When there is a major security breach that involves people’s personal data, it is often reported in the media. This is especially true when it is large companies that are breached. The public get to see all the gory detail of the case, and in many cases it’s members of the public who have had their data stolen.
British Airways were breached in 2018. The case has been settled with the UK’s Information Commissioner’s Office, and a fine levied. And this has been reported widely.
The trouble for us, however, is that cyber criminals can use these very public cases. Under the guise of “you could be entitled to compensation, click here” emails, they draw the unwitting to carefully crafted websites set up to steal your personal information or payment card details.
The lure of “free money” is a powerful one, especially when attached to a credible narrative that you already know about from the media. Sometimes, the best lies are the ones that are closest to the truth.
In a recent article, the ten biggest data breaches of 2020 were laid out. It made for interesting reading. Five of the ten were breaches of well known, large companies that really should have known better: Twitter, Marriott, Zoom, MGM Resorts and Nintendo.
It is a sobering thought that well-funded and high profile companies still struggle to get the basics right. Your personal and payment information is at risk as a result of this failure.
There is one single thing you can do to help protect yourself and reduce your risk of breaches. It is to ensure you have a different password for every site you have an account with. That way, if your details are stolen, the attackers won’t have access to all of your other accounts. Make this one change today!
Social media is both the high point and low point of our society, depending upon your viewpoint (and perhaps how many followers you have!) The increase in social media usage is astounding, with over 346 million people creating new digital identities over the past year.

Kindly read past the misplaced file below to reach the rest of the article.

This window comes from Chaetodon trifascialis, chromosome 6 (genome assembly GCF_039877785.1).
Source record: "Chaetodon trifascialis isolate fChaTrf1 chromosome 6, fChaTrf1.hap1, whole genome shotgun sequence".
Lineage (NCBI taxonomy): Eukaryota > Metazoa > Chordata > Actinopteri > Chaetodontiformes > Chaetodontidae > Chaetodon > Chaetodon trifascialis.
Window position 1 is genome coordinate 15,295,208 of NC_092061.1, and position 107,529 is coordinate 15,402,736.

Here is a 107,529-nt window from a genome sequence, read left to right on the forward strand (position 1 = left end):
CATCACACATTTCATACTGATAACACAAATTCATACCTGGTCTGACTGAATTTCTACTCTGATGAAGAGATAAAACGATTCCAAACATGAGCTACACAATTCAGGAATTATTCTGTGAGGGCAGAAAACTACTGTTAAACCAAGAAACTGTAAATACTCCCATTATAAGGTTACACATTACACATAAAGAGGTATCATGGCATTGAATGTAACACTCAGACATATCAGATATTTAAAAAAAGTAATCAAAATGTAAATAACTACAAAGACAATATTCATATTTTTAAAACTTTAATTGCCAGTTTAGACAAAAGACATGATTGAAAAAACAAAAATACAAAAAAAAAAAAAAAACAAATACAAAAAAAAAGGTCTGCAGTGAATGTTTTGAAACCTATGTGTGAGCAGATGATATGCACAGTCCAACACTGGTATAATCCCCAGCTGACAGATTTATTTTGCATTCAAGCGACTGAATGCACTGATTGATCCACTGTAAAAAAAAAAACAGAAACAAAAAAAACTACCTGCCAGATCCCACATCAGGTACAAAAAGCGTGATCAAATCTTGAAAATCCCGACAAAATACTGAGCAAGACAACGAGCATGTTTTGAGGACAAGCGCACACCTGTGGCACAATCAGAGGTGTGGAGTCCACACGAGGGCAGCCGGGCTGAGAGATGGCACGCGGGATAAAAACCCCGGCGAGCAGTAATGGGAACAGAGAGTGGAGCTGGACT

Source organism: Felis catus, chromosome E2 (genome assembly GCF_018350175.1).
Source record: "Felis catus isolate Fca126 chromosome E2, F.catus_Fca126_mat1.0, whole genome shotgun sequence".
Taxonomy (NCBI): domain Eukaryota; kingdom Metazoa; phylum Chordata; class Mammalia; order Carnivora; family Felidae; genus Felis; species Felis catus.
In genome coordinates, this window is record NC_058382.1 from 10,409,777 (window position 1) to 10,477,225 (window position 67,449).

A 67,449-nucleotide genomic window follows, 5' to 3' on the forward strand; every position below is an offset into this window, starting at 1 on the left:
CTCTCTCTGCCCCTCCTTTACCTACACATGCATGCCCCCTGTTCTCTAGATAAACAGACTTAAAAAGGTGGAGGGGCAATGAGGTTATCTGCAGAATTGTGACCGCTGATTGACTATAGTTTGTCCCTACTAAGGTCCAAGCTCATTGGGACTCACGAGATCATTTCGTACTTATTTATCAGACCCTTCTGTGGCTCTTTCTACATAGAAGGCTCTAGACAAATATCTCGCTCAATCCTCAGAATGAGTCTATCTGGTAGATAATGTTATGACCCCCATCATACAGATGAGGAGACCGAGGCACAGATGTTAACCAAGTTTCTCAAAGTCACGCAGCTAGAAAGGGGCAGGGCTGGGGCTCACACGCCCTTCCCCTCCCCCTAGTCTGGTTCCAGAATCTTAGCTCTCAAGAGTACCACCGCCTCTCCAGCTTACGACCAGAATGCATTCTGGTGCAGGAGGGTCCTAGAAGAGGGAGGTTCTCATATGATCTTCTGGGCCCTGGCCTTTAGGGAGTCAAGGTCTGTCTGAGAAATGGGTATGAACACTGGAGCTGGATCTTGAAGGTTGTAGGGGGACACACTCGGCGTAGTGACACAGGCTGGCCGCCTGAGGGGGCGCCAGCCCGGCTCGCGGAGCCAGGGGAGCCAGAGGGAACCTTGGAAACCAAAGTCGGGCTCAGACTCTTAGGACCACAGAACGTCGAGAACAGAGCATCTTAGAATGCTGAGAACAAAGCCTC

Perhaps even more astounding is the type of information that people share on social media. BitDefender have run the numbers and estimate that nearly 60 percent of accounts share more than 12 personal data points publicly including:
– 79%: home or physical address
– 05%: gender
– 30%: names
– 21%: jobs
– 32%: usernames
– 53%: dates of birth
– 45%: email addresses
– 44%: education
– 24%: phone numbers
This is problematic as attackers can use this information to build a profile of you as part of preparing an attack. Additionally, this information may highlight you as being more vulnerable to an attack as well: the more you share online the better a target you are.
Criminals can use this information to fool you into thinking it really is your bank calling because they know your home address and date of birth. Combine this with any other information they may have gleaned from other attacks, and they can build a startlingly accurate picture of you. The more information they have, the easier it is for them to fool you into trusting them.
Don’t overshare your personal information on social media. Be aware of what your public profile actually looks like to an outsider. Find a close personal friend and ask them to check out your public profiles to see what they can find out about you.
You may be surprised.